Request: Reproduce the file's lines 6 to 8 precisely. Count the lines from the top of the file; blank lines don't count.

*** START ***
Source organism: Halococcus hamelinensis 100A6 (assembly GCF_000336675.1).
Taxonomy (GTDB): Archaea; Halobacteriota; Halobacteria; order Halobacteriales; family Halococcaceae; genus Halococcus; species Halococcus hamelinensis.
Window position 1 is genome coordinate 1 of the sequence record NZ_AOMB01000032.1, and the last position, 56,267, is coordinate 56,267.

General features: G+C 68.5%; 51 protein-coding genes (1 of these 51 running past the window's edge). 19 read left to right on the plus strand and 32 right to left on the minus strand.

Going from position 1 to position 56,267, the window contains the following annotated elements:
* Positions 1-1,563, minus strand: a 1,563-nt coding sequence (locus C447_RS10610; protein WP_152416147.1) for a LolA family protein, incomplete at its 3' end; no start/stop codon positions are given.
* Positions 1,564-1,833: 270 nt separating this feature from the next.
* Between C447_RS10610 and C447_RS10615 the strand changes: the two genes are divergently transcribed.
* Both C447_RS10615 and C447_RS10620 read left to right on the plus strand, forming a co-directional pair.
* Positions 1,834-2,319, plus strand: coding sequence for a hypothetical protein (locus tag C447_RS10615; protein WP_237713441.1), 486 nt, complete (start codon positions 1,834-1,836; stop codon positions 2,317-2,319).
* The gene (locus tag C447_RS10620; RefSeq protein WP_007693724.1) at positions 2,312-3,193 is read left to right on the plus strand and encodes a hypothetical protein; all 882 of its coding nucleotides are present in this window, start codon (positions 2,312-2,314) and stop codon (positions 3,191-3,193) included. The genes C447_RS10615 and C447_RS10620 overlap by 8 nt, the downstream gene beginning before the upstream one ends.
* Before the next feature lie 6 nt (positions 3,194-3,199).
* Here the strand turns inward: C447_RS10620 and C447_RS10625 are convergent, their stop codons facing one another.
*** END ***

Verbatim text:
* Positions 1-1,563, minus strand: a 1,563-nt coding sequence (locus C447_RS10610; protein WP_152416147.1) for a LolA family protein, incomplete at its 3' end; no start/stop codon positions are given.
* Positions 1,564-1,833: 270 nt separating this feature from the next.
* Between C447_RS10610 and C447_RS10615 the strand changes: the two genes are divergently transcribed.